Weintraub doesn't seem to respect the fact that most fans consider Favre a "normal" guy. But then again, Weintraub's the kind of guy who makes fun of places like Wisconsin because they're a cheese state. Favre brought us some respect. He started out a third string quarterback and moved his way up to starter. He had a horrible first season—25 interceptions, but kept playing. And he got good. And when he got good, and won 3 MVPs and a Super Bowl, he didn't go shopping around for another team that would pay him more money. He even took salary cuts during some of the Packer's really bad seasons to try and entice more players there. He made the Packers into a national football team again—and he did it by playing as hard as he could every game. For two or three seasons there, he nearly got sacked every play because the Packers had no offensive line. But he got up, kept shooting, and eventually won a Super Bowl. I don't think that any household in WI, or in a lot of the U.S. even, would mind having Favre over for dinner- he'd be polite, good company.

Can Weintraub say the same about T.O.?

Fray Editor waits with anticipation for his hometown Falcons to take the field Saturday afternoon against Mike Martz, who's beginning to appear and act suspiciously like Dick Cheney ... with top hair.

Shrimp Forks & Lobster Bibs: Over in Jurisprudence Fray, BarberofSeville takes issue with "Dahlia [Lithwick's] indignation" that AG nominee Alberto Gonzales was unwilling to defend his legal positions. Here's the Barber:

The Orwellian missive Gonzales wrote for his boss wasn't a legal or moral argument for changing the law. It was a piece of legal whoring meant to explore how far the intent of the law can be bent through parsing and semantic jujitsu. It's like a tabulation of tax loopholes, and to call upon its author to make economic arguments for tax cuts is missing the point. Whatever Gonzales' failings, you can't accuse him of chickening out of defending his principle. After all, he hasn't displayed any!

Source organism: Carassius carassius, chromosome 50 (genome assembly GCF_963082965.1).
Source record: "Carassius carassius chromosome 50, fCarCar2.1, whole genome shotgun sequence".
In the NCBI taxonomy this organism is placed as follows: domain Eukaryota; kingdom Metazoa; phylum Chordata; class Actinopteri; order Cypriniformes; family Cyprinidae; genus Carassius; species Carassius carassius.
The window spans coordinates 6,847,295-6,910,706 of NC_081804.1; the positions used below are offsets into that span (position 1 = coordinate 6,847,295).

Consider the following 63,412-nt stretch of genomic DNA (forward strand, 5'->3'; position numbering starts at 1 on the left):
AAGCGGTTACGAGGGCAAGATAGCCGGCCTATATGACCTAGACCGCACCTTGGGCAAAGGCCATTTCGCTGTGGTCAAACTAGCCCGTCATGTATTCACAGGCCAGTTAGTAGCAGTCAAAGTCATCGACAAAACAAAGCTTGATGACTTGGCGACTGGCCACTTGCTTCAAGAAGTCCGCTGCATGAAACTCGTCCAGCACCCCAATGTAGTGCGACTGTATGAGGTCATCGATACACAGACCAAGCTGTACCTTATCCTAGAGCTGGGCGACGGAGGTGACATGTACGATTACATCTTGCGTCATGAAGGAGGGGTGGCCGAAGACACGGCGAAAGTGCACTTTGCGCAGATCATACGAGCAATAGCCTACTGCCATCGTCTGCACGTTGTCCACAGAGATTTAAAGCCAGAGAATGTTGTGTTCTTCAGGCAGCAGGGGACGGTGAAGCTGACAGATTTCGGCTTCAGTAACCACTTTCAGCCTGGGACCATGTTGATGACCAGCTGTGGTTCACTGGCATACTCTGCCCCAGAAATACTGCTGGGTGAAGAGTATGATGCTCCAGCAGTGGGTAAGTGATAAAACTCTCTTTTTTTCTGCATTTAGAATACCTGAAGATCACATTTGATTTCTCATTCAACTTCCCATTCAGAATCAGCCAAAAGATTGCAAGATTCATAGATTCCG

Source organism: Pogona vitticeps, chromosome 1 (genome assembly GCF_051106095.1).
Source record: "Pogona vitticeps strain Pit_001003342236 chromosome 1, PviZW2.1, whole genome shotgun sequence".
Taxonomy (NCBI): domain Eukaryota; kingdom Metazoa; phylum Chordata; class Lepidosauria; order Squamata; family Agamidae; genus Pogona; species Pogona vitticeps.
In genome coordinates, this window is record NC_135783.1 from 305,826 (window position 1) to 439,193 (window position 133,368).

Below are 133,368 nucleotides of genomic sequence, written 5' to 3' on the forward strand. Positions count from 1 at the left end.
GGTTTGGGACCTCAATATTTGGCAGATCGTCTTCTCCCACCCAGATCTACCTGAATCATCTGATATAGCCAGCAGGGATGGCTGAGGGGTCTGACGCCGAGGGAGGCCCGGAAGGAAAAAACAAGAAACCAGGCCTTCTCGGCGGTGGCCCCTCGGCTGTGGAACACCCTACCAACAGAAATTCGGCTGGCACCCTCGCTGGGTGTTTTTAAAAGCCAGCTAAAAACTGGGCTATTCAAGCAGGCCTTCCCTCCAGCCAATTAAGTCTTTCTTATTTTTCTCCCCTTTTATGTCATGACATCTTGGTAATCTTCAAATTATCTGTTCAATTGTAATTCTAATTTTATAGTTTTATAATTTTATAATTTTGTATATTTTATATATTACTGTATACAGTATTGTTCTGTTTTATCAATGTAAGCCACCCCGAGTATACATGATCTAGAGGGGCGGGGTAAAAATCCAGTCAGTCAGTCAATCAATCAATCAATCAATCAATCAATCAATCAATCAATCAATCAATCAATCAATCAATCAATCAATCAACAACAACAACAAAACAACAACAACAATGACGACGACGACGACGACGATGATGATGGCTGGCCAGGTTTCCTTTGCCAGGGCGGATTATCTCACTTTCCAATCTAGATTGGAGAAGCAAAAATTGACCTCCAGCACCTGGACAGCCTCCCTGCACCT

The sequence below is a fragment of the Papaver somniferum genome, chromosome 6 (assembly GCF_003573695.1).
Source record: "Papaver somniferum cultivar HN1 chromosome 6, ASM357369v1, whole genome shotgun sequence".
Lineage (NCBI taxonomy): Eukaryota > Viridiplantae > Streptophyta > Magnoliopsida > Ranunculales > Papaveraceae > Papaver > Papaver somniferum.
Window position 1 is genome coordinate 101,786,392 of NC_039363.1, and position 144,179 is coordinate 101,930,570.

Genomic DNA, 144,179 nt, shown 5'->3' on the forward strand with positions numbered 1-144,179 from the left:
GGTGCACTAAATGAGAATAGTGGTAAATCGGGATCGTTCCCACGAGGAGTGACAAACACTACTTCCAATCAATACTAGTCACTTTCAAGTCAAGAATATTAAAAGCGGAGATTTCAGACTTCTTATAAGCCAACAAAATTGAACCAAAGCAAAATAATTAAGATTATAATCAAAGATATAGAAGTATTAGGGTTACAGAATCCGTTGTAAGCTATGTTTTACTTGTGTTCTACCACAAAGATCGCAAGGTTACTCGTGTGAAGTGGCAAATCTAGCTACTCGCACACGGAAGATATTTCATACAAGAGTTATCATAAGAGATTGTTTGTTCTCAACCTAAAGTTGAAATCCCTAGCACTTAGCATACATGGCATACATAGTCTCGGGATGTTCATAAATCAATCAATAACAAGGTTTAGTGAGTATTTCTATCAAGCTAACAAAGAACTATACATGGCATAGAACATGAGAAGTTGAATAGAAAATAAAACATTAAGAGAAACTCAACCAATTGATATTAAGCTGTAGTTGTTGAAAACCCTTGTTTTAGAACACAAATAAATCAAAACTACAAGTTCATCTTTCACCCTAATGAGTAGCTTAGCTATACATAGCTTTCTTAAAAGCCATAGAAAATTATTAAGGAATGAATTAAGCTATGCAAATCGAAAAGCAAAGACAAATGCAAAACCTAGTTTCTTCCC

Lysander takes a similar tack, arguing that

a Senate confirmation hearing is not an opportunity to defend a position or persuade your opposition. Its an opportunity to lose a job.

I suspect Mr. Gonzales and his advisers were fairly certain of his confirmation - provided he didn't say something that would generate a controversy in the media. If he wanted to be Attorney General, the only safe course for him was to go in and spew politically correct, neutral platitudes. Once he gets the job, he can be more aggressive in advocating positions, if he likes. Confirmed cabinet members, like tenured Yale law professors, can come before Congress and tell them how the cow ate the cabbage if they want. Aspiring cabinet members cannot, at least not if they hope to be confirmed.

Thrasymachus' theory is that Gonzales isn't more forthcoming because the "infamous Bybee Memo was solicited by Mr. Gonzales in his capacity as Counsel to the President." And Demosthenes2 manages to filter the Gonzales proceedings through the world of Monty Python.

Wrong Problem, Wrong Solution: Echoing Paul Krugman, modicum offers this "random thought":

If you believe, as I do, that privatization of Social Security does not bring more money into the system—i.e., does not solve insolvency - then there is no hurry to implement privatization. It could be done any time, or not at all. The only thing unique right now in this regard is Republican control in DC.

Health care, on the other hand, is a critical problem on multiple levels: social, economic, international relations, even national security. Voters care more about this than reforming SS. It requires deeper changes, greater leadership and clearer long-term vision than SS reform, whether one looks at it from the left, the right, or the center.